Bridge to Global Literature

Let’s all remember that more and more poetry gets lost without earnest attempts at translation.Read poetry here to get a glimpse of the rhythms and resonances of languages you don’t know.

The Arrest and Other Poems – John Grey

Dec 17, 2021 | Poetry | 0 comments

The Arrest

A cop, who was in Duane’s class at school,
stood in the driveway,
calling him my name.

“Step out onto the porch,” the cop said,
“and with your hands up.”

It was summer and hot
and he could see the face
of Duane’s mother
through parted curtains
at her bedroom window.
“Why don’t you leave him alone!” she screamed.

The cop knew what Duane was
and what’d he done.
The mother just remembered the boy.
Not the one in the kitchen trembling
casing possible escape roots.
To her, whatever he did wrong,
he did it long before.

Duane was younger then.
She was less gray than the woman
whose raucous voice
didn’t bother the cop one bit.

The charge wasn’t
that he left his bike out in the rain.
His mother wasn’t defending him
to his father
for bad school reports.

And the cop
was no longer the kid in his class
who talked of being a doctor
like his old man.

So, out of options,
time stepped out on the porch
with its hands up.

It didn’t make a move.
Except to tick forward.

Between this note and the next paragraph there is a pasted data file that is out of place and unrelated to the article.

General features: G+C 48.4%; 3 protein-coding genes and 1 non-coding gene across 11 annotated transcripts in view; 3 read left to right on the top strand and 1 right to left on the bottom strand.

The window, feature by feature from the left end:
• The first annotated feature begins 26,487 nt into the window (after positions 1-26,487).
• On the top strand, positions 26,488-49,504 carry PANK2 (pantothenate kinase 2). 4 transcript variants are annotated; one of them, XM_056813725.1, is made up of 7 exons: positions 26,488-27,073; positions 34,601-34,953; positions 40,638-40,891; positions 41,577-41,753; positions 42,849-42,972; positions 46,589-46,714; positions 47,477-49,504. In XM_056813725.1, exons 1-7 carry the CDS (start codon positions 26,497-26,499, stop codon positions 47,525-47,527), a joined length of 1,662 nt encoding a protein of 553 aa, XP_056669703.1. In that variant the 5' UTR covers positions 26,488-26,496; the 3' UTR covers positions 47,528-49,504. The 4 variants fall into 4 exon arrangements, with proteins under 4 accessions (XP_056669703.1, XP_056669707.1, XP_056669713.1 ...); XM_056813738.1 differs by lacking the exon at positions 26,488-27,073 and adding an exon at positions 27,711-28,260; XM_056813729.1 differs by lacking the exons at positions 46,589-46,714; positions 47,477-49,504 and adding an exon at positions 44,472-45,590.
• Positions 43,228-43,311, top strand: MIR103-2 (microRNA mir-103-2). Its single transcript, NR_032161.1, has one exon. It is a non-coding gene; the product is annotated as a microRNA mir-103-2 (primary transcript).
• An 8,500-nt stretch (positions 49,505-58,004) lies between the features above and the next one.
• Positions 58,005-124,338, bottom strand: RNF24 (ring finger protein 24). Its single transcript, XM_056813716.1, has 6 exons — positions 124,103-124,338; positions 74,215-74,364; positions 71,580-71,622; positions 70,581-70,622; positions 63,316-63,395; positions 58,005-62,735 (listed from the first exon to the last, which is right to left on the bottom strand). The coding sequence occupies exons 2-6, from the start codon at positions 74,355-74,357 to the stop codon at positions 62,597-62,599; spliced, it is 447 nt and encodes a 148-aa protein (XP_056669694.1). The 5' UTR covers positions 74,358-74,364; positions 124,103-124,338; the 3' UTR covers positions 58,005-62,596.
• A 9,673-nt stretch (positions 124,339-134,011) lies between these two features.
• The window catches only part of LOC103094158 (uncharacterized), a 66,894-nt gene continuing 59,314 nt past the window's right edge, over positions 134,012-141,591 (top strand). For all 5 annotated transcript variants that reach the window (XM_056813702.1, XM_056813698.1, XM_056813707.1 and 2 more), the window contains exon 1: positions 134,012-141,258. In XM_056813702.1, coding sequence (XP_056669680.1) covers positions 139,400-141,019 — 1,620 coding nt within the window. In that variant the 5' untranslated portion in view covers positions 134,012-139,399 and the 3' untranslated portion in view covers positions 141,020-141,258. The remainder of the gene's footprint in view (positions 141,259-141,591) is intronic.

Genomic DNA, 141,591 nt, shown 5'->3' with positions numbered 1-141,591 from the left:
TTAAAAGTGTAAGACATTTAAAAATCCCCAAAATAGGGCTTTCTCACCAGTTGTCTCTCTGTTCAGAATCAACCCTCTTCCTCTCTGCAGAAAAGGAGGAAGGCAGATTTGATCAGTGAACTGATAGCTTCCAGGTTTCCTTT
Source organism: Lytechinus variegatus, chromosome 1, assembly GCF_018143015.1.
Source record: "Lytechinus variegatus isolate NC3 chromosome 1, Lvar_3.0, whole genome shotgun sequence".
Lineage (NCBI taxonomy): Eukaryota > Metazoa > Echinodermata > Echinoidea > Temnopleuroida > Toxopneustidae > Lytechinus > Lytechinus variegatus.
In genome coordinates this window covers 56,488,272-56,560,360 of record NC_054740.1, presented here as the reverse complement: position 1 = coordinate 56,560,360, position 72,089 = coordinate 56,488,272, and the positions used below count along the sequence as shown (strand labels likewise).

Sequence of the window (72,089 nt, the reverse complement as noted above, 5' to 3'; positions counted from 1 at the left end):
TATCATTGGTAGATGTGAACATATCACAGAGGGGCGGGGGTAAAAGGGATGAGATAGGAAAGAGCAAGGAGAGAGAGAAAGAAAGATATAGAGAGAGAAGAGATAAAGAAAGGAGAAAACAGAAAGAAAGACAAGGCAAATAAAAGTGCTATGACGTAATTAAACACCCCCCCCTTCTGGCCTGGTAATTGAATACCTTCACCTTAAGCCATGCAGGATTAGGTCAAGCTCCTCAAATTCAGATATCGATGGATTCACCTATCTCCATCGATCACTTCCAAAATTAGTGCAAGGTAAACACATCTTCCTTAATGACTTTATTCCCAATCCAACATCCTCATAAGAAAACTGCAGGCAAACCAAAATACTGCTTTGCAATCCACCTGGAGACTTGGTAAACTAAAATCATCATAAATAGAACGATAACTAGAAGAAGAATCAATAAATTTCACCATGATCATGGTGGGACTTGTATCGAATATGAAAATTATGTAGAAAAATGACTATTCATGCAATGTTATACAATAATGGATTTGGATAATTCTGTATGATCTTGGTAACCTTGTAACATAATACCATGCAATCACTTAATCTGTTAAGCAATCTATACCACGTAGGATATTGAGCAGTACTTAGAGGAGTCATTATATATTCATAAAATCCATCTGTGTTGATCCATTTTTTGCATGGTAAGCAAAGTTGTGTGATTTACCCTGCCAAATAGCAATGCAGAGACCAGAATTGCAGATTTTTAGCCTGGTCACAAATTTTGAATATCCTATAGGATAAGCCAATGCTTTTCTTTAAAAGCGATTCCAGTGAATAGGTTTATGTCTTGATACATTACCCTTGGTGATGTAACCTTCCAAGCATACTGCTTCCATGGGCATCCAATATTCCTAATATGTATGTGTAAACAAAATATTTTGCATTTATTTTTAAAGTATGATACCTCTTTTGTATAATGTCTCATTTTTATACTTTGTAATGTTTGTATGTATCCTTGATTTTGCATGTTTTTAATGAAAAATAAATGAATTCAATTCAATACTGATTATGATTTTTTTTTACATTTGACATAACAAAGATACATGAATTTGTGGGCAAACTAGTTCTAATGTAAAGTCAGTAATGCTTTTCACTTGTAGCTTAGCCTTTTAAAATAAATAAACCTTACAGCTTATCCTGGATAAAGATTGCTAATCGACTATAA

I can’t imagine
being Einstein,
with all of time,
all of the universe,
filling up his brain,
leaving no place
for a healthy diet,
clean and steam-ironed shirts,
a decent razor
and a comb.

With all that brilliance,
the mundane wouldn’t even get a look-in.
And what of feelings?
Was Mrs. Einstein
a true presence in his life
or merely something
fluttering dimly
on the curve of space,
as he rushed to prove
E=MC squared?

I’m happy enough
with the balance I’ve achieved,
enough intellectual quandaries
to stimulate the ganglion
but many hours devoted to,
not just empathy toward my fellow humans,
but the small things that need doing.
I’ve even been known
to play a game of pool.
And for fun,
gladly setting aside the physics
of elastic collisions and kinetic energy.

The mind and the heart –
it’s all relative.
But not relativity.
Energy and mass
may well be equivalent and transmutable.
But they don’t have your eyes.
They can’t clean this nasty toilet bowl.


Death of a Second-hand Car Salesman

The river crashes through the dam wall,
shoves its weakling banks aside,
and it’s the very last time
the salesman at Vic’s Second Hand Motors
is ever heard from.
And those that never liked the guy
are even feeling sad about it.

For all the great wall of water
that rolled down Main Street,
he was the only one who couldn’t
get out of the way in time.
Even the arthritic seniors
in the park made it to higher ground.
And the dogs escaped.
Someone even rescued a floating
canary in a cage.

And here’s a guy
that most thought crooked and slimy
and wouldn’t trust
as far as they could throw
the dodgy cars he peddled.

And there’s tears
in the eyes
of just about everybody.
There’s even talk
about how much they’ll miss him.

Death has always been the great equalizer.
But now it’s also the great purifier.
They bury a good guy.
The sympathetic mourn.
Death’s even got
this second hand Acura,
in perfect condition,
one owner, a little old lady,
going for a song.


John Grey is an Australian poet, US resident, recently published in Sheepshead Review, Poetry Salzburg Review and Hollins Critic. Latest books, “Leaves On Pages” “Memory Outside The Head” and “Guest Of Myself” are available through Amazon. Work upcoming in Ellipsis and Blueline.


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